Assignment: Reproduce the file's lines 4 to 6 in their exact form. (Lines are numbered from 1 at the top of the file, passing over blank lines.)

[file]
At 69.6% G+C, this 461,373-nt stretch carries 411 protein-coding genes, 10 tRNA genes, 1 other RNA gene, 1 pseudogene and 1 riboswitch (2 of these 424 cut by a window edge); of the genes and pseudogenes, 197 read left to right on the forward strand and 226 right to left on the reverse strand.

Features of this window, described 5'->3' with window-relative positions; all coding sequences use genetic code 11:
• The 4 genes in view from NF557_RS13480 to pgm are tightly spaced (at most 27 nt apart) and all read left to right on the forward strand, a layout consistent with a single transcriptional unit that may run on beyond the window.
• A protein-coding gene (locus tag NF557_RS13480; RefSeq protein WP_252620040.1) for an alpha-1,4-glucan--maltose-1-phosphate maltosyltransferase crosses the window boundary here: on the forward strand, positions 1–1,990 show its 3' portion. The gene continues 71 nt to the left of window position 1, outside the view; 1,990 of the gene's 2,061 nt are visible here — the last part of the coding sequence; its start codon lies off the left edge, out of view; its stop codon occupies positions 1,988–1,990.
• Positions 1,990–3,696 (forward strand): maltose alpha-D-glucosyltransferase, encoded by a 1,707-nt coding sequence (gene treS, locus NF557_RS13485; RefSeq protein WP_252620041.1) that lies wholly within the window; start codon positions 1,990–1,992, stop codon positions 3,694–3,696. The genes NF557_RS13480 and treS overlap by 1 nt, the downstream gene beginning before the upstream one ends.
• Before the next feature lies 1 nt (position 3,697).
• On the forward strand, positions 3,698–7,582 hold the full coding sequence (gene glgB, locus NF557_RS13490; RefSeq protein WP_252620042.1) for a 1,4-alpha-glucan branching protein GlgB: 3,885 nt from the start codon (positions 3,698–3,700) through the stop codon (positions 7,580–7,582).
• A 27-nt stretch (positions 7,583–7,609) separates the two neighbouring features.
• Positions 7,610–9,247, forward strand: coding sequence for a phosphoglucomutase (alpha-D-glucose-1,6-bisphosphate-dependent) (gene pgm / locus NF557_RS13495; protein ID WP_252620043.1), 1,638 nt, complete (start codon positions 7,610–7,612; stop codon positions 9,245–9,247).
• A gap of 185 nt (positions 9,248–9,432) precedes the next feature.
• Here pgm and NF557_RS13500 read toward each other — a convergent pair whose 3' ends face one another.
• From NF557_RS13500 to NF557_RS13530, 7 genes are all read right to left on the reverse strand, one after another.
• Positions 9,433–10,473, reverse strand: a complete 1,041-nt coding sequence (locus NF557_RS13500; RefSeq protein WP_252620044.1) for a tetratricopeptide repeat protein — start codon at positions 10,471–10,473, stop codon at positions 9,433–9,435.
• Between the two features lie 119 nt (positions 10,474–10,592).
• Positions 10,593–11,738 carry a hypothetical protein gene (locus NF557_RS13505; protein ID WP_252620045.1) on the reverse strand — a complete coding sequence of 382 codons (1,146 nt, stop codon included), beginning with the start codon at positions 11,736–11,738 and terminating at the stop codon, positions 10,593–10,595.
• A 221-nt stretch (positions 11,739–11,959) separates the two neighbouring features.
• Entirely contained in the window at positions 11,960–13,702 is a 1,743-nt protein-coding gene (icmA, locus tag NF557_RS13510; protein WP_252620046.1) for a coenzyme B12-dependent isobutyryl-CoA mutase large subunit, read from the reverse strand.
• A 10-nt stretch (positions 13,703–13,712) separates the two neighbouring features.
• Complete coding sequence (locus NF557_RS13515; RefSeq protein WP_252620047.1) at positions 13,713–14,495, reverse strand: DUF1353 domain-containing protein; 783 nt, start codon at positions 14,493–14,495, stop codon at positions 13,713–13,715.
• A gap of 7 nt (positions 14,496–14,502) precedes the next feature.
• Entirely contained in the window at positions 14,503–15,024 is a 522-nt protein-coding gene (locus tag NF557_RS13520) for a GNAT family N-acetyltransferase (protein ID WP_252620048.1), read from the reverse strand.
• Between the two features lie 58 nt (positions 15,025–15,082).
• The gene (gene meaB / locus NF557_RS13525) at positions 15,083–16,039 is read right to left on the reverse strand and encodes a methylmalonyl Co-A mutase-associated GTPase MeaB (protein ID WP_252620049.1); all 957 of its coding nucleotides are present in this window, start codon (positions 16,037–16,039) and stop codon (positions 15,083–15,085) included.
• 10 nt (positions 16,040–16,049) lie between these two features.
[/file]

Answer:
• A protein-coding gene (locus tag NF557_RS13480; RefSeq protein WP_252620040.1) for an alpha-1,4-glucan--maltose-1-phosphate maltosyltransferase crosses the window boundary here: on the forward strand, positions 1–1,990 show its 3' portion. The gene continues 71 nt to the left of window position 1, outside the view; 1,990 of the gene's 2,061 nt are visible here — the last part of the coding sequence; its start codon lies off the left edge, out of view; its stop codon occupies positions 1,988–1,990.
• Positions 1,990–3,696 (forward strand): maltose alpha-D-glucosyltransferase, encoded by a 1,707-nt coding sequence (gene treS, locus NF557_RS13485; RefSeq protein WP_252620041.1) that lies wholly within the window; start codon positions 1,990–1,992, stop codon positions 3,694–3,696. The genes NF557_RS13480 and treS overlap by 1 nt, the downstream gene beginning before the upstream one ends.
• Before the next feature lies 1 nt (position 3,697).